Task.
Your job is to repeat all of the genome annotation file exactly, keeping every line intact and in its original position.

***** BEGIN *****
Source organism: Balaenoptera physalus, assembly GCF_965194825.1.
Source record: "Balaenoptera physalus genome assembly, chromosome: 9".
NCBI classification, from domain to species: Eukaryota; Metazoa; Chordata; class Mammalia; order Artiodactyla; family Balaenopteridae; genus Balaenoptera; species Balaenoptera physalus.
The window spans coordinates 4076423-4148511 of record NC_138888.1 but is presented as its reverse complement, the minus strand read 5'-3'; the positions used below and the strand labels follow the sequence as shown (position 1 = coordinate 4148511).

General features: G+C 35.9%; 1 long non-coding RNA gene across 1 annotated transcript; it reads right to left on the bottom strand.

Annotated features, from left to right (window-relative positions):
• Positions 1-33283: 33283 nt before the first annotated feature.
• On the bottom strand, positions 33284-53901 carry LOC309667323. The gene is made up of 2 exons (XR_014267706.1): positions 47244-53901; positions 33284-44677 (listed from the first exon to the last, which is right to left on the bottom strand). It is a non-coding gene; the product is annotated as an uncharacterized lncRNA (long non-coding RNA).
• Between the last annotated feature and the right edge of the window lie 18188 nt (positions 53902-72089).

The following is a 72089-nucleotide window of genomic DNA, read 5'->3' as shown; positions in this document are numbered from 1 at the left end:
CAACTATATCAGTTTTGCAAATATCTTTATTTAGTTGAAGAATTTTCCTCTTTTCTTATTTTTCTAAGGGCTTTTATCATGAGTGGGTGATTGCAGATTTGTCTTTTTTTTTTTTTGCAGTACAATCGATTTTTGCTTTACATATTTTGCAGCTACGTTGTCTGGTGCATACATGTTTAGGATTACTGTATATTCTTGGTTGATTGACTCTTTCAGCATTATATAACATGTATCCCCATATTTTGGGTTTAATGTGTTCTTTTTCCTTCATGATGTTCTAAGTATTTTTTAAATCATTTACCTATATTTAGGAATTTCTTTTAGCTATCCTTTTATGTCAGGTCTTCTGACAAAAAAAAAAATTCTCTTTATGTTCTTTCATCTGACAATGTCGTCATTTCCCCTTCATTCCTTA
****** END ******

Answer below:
Source organism: Balaenoptera physalus, assembly GCF_965194825.1.
Source record: "Balaenoptera physalus genome assembly, chromosome: 9".
NCBI classification, from domain to species: Eukaryota; Metazoa; Chordata; class Mammalia; order Artiodactyla; family Balaenopteridae; genus Balaenoptera; species Balaenoptera physalus.
The window spans coordinates 4076423-4148511 of record NC_138888.1 but is presented as its reverse complement, the minus strand read 5'-3'; the positions used below and the strand labels follow the sequence as shown (position 1 = coordinate 4148511).

General features: G+C 35.9%; 1 long non-coding RNA gene across 1 annotated transcript; it reads right to left on the bottom strand.

Annotated features, from left to right (window-relative positions):
• Positions 1-33283: 33283 nt before the first annotated feature.
• On the bottom strand, positions 33284-53901 carry LOC309667323. The gene is made up of 2 exons (XR_014267706.1): positions 47244-53901; positions 33284-44677 (listed from the first exon to the last, which is right to left on the bottom strand). It is a non-coding gene; the product is annotated as an uncharacterized lncRNA (long non-coding RNA).
• Between the last annotated feature and the right edge of the window lie 18188 nt (positions 53902-72089).

The following is a 72089-nucleotide window of genomic DNA, read 5'->3' as shown; positions in this document are numbered from 1 at the left end:
CAACTATATCAGTTTTGCAAATATCTTTATTTAGTTGAAGAATTTTCCTCTTTTCTTATTTTTCTAAGGGCTTTTATCATGAGTGGGTGATTGCAGATTTGTCTTTTTTTTTTTTTGCAGTACAATCGATTTTTGCTTTACATATTTTGCAGCTACGTTGTCTGGTGCATACATGTTTAGGATTACTGTATATTCTTGGTTGATTGACTCTTTCAGCATTATATAACATGTATCCCCATATTTTGGGTTTAATGTGTTCTTTTTCCTTCATGATGTTCTAAGTATTTTTTAAATCATTTACCTATATTTAGGAATTTCTTTTAGCTATCCTTTTATGTCAGGTCTTCTGACAAAAAAAAAAATTCTCTTTATGTTCTTTCATCTGACAATGTCGTCATTTCCCCTTCATTCCTTA